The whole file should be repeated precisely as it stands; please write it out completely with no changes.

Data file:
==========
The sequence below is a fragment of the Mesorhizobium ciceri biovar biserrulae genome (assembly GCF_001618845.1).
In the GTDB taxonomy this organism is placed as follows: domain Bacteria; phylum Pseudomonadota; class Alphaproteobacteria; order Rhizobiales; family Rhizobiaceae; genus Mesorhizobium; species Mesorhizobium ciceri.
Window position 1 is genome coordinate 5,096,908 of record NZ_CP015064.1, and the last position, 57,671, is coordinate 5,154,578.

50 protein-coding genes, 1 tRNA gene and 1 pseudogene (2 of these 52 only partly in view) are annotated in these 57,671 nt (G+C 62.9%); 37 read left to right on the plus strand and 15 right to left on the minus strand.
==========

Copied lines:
The sequence below is a fragment of the Mesorhizobium ciceri biovar biserrulae genome (assembly GCF_001618845.1).
In the GTDB taxonomy this organism is placed as follows: domain Bacteria; phylum Pseudomonadota; class Alphaproteobacteria; order Rhizobiales; family Rhizobiaceae; genus Mesorhizobium; species Mesorhizobium ciceri.
Window position 1 is genome coordinate 5,096,908 of record NZ_CP015064.1, and the last position, 57,671, is coordinate 5,154,578.

50 protein-coding genes, 1 tRNA gene and 1 pseudogene (2 of these 52 only partly in view) are annotated in these 57,671 nt (G+C 62.9%); 37 read left to right on the plus strand and 15 right to left on the minus strand.